Square of Pegasus easy to spot in northern sky

This week I would like to encourage you to head out after sunset and explore some of the constellations on show in the northern sky. The moon was new yesterday morning which means its light will not interfere with your view.

The very distinctive square of Pegasus is easy to spot, low in the north as the sky darkens. Pegasus is the seventh-largest constellation in the heavens. Pegasus represents a winged horse tamed and ridden by Bellerophon. According to Greek mythology he slew the fire-breathing triple-headed Chimaera that had been terrorising parts of Lycia. The name of each star in the square is derived from Arabic. Markab translates to "shoulder", Scheat means "shin", Algenib is "side", while Alpheratz is "navel".

One thing I always like to do when stargazing is to compare the colours of stars. Three of the stars in the square are blue-white in hue but the star Scheat has a distinctly orange hue. This is because its surface temperature is a lot cooler than the other three stars.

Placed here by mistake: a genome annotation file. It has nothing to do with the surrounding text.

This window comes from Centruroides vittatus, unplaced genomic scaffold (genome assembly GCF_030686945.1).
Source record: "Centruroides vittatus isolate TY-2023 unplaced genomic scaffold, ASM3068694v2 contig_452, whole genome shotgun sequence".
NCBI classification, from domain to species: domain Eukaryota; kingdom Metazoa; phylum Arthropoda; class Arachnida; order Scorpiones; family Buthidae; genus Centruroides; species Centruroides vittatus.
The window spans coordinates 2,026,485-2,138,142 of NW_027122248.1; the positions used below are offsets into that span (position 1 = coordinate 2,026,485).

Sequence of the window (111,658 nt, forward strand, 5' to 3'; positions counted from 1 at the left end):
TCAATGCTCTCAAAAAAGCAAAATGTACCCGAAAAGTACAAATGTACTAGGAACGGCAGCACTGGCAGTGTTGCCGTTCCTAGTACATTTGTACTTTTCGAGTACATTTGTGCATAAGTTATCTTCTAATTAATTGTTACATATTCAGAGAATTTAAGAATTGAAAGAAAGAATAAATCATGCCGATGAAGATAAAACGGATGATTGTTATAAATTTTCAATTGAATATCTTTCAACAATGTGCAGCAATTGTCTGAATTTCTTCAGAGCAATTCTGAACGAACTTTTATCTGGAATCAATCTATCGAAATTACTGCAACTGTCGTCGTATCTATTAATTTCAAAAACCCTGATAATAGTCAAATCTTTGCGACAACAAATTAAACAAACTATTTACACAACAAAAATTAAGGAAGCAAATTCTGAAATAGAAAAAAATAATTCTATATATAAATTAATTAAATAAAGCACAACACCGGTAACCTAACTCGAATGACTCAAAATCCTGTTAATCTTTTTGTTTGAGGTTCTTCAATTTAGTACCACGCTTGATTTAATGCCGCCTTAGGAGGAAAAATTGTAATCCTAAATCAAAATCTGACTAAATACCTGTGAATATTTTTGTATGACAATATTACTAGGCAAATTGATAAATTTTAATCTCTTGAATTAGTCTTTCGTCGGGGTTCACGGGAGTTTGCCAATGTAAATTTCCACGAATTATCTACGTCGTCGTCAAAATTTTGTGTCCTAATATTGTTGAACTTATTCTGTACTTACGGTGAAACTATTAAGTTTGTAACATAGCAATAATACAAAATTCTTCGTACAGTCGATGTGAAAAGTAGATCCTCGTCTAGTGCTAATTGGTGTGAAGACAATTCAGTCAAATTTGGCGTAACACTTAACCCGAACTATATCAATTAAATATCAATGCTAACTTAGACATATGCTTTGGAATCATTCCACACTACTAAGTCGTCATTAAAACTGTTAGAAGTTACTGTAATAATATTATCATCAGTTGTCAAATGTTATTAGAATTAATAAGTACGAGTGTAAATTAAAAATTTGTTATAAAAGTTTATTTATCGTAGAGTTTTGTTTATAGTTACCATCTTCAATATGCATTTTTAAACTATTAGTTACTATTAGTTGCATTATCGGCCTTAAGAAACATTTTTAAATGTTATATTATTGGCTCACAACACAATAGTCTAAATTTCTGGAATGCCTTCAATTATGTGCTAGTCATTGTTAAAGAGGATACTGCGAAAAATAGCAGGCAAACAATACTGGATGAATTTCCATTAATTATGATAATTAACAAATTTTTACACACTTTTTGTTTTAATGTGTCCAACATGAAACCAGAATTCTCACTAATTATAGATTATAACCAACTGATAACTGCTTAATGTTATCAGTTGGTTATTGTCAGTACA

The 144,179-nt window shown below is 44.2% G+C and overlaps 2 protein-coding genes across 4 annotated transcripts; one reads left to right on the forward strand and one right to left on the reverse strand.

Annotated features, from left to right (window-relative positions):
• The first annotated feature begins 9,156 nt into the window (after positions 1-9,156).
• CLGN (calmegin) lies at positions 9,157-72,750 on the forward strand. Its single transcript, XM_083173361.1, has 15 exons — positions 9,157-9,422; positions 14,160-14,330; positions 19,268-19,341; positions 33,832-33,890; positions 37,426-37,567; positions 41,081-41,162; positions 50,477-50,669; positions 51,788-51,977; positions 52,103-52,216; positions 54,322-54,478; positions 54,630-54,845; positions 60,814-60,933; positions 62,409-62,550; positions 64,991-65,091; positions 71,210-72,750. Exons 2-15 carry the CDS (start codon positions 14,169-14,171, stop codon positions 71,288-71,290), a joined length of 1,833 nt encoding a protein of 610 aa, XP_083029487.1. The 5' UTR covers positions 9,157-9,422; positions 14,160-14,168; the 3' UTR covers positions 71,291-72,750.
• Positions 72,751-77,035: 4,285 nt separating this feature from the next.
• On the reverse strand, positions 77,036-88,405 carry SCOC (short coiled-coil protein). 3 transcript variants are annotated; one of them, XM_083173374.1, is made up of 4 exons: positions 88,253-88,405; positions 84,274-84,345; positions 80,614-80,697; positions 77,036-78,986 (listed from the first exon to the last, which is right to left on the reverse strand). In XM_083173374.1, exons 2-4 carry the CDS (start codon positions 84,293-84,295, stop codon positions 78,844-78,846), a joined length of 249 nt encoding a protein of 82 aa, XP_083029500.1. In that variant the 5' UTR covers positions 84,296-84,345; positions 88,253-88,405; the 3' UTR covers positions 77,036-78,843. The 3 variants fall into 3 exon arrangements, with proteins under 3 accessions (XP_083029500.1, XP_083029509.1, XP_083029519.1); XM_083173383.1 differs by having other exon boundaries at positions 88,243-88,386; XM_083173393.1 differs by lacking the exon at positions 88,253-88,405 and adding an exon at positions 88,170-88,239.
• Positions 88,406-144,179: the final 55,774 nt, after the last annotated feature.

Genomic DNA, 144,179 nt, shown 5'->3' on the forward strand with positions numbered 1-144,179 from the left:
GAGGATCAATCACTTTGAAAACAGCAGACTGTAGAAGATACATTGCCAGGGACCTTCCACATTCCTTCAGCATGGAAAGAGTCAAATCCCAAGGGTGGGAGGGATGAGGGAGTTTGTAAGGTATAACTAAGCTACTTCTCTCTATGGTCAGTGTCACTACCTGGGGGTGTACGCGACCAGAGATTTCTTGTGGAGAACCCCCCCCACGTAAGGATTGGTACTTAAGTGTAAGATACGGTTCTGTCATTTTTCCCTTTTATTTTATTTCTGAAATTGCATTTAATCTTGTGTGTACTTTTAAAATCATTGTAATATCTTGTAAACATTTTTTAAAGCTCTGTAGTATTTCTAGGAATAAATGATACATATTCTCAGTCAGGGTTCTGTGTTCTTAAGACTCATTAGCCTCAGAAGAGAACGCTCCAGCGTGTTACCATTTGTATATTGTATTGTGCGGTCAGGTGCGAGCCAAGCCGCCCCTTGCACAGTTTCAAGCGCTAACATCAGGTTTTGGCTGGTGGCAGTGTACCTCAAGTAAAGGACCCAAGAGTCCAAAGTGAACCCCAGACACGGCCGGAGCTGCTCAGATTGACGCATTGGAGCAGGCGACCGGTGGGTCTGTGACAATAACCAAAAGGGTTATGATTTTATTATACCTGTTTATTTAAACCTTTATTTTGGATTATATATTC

A good test of your eyesight is to see how many dim stars you can count inside the square of Pegasus. Some people claim to have seen as many as 17 dim stars in this part of the sky with their unaided eyes.

Once you have scouted the square for faint stars, cast your gaze to the left of Pegasus. Between the stars Enif and Altair are two smaller constellations. Tiny Delphinus is the easier of the two to spot. Its distinct diamond-shaped group of stars represents the dolphin who, according to legend was the messenger of the sea god Poseidon.

Equuleus is a word that has occasionally helped me get rid of a surfeit of u’s in Scrabble. However, this small constellation (only the southern cross is smaller) is otherwise entirely unremarkable. The origin of its name is lost in the mists of time, but its name translates as “little horse”. To locate this cosmic foal, look for a dim triangle of stars roughly halfway between Delphinus and the star Enif in Pegasus.

 - Ian Griffin

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